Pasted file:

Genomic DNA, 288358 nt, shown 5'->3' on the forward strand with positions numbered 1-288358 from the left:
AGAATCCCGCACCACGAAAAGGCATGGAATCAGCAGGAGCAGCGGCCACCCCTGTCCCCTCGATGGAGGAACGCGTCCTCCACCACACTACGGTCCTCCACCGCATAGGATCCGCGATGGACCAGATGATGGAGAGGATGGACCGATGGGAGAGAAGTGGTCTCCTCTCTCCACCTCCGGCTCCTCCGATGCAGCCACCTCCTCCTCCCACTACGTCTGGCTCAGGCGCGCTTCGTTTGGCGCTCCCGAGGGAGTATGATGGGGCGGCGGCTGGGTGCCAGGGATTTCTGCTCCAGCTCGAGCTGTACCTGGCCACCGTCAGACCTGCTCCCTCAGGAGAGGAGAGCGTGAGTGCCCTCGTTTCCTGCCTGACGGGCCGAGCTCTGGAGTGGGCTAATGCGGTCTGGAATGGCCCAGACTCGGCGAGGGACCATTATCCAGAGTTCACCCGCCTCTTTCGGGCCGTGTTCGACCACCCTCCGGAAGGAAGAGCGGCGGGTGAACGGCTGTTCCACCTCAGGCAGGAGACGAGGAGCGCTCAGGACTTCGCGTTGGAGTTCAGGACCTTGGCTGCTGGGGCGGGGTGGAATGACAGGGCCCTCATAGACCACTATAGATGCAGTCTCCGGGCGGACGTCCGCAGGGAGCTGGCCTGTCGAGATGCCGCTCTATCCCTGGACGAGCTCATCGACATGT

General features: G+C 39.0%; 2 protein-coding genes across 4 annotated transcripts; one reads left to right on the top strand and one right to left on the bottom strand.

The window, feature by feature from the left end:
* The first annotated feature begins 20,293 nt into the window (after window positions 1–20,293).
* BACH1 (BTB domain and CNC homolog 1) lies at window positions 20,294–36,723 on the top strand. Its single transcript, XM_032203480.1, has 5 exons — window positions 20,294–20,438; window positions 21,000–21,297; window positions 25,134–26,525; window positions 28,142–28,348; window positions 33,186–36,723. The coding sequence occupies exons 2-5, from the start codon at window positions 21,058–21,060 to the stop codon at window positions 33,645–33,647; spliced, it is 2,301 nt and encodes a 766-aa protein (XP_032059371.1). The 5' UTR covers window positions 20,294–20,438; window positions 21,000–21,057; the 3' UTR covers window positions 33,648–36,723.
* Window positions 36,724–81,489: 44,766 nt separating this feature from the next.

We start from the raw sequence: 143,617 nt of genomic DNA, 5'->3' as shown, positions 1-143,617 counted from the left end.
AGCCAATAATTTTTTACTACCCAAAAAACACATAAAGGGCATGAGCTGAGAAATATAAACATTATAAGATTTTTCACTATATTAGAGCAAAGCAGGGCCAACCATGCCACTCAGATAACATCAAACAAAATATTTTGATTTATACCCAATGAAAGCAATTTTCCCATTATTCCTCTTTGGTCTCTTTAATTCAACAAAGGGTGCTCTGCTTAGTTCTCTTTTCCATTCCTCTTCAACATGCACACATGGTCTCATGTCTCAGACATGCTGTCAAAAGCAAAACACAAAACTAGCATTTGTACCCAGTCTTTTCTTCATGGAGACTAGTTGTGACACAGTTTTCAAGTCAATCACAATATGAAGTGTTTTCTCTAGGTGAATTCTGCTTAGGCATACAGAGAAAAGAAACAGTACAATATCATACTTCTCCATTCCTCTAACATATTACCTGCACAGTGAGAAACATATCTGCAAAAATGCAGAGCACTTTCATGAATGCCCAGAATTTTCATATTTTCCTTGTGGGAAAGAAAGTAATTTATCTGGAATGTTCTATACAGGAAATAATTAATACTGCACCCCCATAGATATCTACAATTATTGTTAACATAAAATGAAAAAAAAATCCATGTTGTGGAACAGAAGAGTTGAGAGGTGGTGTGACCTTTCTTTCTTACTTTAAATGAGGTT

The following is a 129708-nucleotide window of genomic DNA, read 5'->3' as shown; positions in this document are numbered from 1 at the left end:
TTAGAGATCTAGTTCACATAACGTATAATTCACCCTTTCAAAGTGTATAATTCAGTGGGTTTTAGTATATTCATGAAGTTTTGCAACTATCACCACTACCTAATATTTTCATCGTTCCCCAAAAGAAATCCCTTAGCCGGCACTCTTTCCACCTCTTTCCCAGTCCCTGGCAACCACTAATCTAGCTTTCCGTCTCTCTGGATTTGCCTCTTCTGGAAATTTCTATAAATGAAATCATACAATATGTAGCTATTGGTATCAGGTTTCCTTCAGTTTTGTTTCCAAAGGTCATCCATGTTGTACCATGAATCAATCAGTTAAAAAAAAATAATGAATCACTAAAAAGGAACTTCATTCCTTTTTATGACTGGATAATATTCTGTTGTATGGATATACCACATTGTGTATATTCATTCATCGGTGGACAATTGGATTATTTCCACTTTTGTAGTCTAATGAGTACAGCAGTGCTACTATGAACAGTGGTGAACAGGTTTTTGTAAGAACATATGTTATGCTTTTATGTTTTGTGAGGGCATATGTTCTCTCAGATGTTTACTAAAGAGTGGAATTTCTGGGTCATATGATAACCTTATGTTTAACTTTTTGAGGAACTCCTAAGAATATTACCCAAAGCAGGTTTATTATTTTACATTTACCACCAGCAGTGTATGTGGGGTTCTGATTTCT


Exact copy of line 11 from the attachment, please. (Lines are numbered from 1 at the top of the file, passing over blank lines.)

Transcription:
TTAGAGATCTAGTTCACATAACGTATAATTCACCCTTTCAAAGTGTATAATTCAGTGGGTTTTAGTATATTCATGAAGTTTTGCAACTATCACCACTACCTAATATTTTCATCGTTCCCCAAAAGAAATCCCTTAGCCGGCACTCTTTCCACCTCTTTCCCAGTCCCTGGCAACCACTAATCTAGCTTTCCGTCTCTCTGGATTTGCCTCTTCTGGAAATTTCTATAAATGAAATCATACAATATGTAGCTATTGGTATCAGGTTTCCTTCAGTTTTGTTTCCAAAGGTCATCCATGTTGTACCATGAATCAATCAGTTAAAAAAAAATAATGAATCACTAAAAAGGAACTTCATTCCTTTTTATGACTGGATAATATTCTGTTGTATGGATATACCACATTGTGTATATTCATTCATCGGTGGACAATTGGATTATTTCCACTTTTGTAGTCTAATGAGTACAGCAGTGCTACTATGAACAGTGGTGAACAGGTTTTTGTAAGAACATATGTTATGCTTTTATGTTTTGTGAGGGCATATGTTCTCTCAGATGTTTACTAAAGAGTGGAATTTCTGGGTCATATGATAACCTTATGTTTAACTTTTTGAGGAACTCCTAAGAATATTACCCAAAGCAGGTTTATTATTTTACATTTACCACCAGCAGTGTATGTGGGGTTCTGATTTCT